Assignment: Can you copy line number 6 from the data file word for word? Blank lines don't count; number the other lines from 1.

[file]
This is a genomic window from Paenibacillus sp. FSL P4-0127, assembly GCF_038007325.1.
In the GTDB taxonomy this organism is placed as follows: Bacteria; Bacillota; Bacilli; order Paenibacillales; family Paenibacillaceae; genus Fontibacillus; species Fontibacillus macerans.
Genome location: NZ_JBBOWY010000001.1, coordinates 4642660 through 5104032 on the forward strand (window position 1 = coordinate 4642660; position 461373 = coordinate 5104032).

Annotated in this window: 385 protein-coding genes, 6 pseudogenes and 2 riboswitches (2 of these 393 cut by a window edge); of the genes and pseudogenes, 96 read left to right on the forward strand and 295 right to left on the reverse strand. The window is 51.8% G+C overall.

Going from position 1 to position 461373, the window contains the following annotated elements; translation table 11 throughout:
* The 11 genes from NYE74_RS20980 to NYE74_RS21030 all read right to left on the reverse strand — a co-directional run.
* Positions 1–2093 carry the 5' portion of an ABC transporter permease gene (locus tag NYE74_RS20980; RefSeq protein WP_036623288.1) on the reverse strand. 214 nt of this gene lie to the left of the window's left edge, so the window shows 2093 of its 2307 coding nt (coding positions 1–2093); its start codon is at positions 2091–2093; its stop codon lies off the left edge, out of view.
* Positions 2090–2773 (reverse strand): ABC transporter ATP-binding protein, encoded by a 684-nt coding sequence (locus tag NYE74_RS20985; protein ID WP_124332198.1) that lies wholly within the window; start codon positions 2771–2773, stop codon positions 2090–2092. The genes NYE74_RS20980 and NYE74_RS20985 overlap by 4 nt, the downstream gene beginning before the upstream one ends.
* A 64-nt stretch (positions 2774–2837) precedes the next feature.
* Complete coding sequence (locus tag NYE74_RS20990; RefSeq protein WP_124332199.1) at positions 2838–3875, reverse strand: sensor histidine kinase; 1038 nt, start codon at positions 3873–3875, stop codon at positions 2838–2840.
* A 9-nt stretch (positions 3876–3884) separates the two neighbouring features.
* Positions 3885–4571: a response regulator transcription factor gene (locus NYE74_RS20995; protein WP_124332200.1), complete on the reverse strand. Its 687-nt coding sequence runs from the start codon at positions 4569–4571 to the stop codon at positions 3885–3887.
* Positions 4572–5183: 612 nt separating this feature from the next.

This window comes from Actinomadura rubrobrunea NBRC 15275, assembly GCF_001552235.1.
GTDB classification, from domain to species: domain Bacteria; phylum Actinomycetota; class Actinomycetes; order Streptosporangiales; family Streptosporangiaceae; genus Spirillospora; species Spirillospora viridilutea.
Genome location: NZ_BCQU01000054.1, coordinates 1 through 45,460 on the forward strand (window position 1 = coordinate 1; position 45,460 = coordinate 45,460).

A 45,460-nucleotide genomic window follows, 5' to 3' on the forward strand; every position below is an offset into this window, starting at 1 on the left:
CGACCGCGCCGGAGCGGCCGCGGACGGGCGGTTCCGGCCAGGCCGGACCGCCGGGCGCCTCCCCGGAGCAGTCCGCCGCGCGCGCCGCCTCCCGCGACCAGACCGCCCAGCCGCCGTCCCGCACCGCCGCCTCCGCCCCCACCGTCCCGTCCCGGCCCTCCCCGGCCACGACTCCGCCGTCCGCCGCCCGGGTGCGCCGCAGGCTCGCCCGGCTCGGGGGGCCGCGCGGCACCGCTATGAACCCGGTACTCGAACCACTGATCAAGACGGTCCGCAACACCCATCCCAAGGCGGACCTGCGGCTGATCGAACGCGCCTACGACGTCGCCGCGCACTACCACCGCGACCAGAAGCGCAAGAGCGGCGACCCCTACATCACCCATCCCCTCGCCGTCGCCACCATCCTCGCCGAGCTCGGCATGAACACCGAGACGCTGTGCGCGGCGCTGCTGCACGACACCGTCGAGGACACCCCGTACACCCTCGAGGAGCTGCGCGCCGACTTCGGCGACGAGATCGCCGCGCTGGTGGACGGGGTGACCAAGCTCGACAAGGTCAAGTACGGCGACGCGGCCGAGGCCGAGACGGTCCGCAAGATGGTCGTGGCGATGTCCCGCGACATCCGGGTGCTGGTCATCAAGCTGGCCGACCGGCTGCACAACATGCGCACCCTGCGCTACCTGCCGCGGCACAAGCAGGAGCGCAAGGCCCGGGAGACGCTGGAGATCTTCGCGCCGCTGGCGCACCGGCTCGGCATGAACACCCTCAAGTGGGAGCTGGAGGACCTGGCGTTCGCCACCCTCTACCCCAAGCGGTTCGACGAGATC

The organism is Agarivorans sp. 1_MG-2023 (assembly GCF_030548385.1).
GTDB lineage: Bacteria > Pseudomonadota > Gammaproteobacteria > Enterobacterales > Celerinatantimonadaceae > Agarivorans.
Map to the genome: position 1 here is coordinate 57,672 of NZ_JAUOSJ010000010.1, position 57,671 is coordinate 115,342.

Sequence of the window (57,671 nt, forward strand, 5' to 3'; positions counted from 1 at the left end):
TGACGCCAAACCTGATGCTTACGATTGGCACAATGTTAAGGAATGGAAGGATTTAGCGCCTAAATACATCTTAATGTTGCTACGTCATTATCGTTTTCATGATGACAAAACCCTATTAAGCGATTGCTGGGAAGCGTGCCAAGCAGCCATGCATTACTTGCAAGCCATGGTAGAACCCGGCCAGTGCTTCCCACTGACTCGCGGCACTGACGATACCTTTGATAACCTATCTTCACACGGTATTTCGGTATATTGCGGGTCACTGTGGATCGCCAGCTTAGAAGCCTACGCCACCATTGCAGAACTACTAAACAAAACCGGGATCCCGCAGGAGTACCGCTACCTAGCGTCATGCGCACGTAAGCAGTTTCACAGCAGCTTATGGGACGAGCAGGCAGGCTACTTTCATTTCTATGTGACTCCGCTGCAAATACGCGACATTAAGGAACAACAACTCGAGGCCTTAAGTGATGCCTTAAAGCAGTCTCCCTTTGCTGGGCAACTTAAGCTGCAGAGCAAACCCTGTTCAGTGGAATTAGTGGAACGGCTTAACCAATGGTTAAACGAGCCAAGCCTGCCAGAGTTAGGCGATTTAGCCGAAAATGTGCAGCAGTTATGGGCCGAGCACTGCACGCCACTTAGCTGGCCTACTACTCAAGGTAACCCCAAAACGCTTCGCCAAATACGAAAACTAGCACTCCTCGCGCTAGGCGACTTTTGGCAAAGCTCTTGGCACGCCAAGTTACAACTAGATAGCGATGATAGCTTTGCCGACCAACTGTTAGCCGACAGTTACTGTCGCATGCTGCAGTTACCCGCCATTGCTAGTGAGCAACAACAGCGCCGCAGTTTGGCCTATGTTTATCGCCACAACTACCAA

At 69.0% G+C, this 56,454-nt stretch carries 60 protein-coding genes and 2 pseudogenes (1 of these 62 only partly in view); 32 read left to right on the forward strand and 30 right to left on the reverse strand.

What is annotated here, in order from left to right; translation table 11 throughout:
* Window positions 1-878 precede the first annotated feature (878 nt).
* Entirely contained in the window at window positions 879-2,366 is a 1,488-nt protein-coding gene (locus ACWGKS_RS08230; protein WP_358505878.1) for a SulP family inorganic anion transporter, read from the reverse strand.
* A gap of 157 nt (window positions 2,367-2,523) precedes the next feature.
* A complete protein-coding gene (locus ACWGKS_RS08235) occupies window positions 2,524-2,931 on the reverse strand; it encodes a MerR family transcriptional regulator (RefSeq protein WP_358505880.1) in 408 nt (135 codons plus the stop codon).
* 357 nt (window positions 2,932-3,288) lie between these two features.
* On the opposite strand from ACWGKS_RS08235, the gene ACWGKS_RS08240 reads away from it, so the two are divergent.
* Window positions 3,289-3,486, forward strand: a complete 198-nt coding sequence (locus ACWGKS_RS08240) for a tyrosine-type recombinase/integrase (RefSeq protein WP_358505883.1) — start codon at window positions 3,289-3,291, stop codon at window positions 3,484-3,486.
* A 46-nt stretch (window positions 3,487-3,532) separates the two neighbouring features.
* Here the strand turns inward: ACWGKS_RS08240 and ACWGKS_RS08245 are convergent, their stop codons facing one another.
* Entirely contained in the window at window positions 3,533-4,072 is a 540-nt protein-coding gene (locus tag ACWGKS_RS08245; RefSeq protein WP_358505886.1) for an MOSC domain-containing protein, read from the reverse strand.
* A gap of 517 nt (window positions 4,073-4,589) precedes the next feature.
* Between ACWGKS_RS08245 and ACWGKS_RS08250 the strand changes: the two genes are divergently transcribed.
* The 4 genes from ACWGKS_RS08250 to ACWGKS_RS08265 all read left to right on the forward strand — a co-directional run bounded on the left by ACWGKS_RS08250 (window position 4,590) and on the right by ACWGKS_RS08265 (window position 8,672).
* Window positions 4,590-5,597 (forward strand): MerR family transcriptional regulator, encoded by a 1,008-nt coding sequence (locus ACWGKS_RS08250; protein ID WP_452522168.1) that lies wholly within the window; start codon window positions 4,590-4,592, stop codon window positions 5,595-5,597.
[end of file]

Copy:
* The 11 genes from NYE74_RS20980 to NYE74_RS21030 all read right to left on the reverse strand — a co-directional run.